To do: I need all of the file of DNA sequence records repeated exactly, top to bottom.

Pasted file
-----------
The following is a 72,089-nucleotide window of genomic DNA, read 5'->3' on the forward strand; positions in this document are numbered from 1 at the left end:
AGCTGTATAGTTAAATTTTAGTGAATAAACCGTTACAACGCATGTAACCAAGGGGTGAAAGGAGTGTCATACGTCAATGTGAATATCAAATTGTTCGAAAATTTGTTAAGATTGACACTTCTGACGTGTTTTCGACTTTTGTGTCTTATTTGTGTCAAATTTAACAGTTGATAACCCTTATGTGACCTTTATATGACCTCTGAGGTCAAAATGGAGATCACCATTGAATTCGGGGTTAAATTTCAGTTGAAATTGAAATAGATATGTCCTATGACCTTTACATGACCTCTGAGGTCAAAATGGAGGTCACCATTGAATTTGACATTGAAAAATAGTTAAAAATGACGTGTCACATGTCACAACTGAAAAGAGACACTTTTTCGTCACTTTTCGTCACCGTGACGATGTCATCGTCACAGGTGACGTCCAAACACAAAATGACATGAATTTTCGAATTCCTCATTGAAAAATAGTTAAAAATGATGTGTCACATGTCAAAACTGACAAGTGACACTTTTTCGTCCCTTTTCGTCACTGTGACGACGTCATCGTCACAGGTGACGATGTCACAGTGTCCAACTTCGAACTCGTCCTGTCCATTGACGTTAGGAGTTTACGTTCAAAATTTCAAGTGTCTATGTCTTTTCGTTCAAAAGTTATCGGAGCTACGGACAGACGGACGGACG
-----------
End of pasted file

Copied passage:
The following is a 72,089-nucleotide window of genomic DNA, read 5'->3' on the forward strand; positions in this document are numbered from 1 at the left end:
AGCTGTATAGTTAAATTTTAGTGAATAAACCGTTACAACGCATGTAACCAAGGGGTGAAAGGAGTGTCATACGTCAATGTGAATATCAAATTGTTCGAAAATTTGTTAAGATTGACACTTCTGACGTGTTTTCGACTTTTGTGTCTTATTTGTGTCAAATTTAACAGTTGATAACCCTTATGTGACCTTTATATGACCTCTGAGGTCAAAATGGAGATCACCATTGAATTCGGGGTTAAATTTCAGTTGAAATTGAAATAGATATGTCCTATGACCTTTACATGACCTCTGAGGTCAAAATGGAGGTCACCATTGAATTTGACATTGAAAAATAGTTAAAAATGACGTGTCACATGTCACAACTGAAAAGAGACACTTTTTCGTCACTTTTCGTCACCGTGACGATGTCATCGTCACAGGTGACGTCCAAACACAAAATGACATGAATTTTCGAATTCCTCATTGAAAAATAGTTAAAAATGATGTGTCACATGTCAAAACTGACAAGTGACACTTTTTCGTCCCTTTTCGTCACTGTGACGACGTCATCGTCACAGGTGACGATGTCACAGTGTCCAACTTCGAACTCGTCCTGTCCATTGACGTTAGGAGTTTACGTTCAAAATTTCAAGTGTCTATGTCTTTTCGTTCAAAAGTTATCGGAGCTACGGACAGACGGACGGACG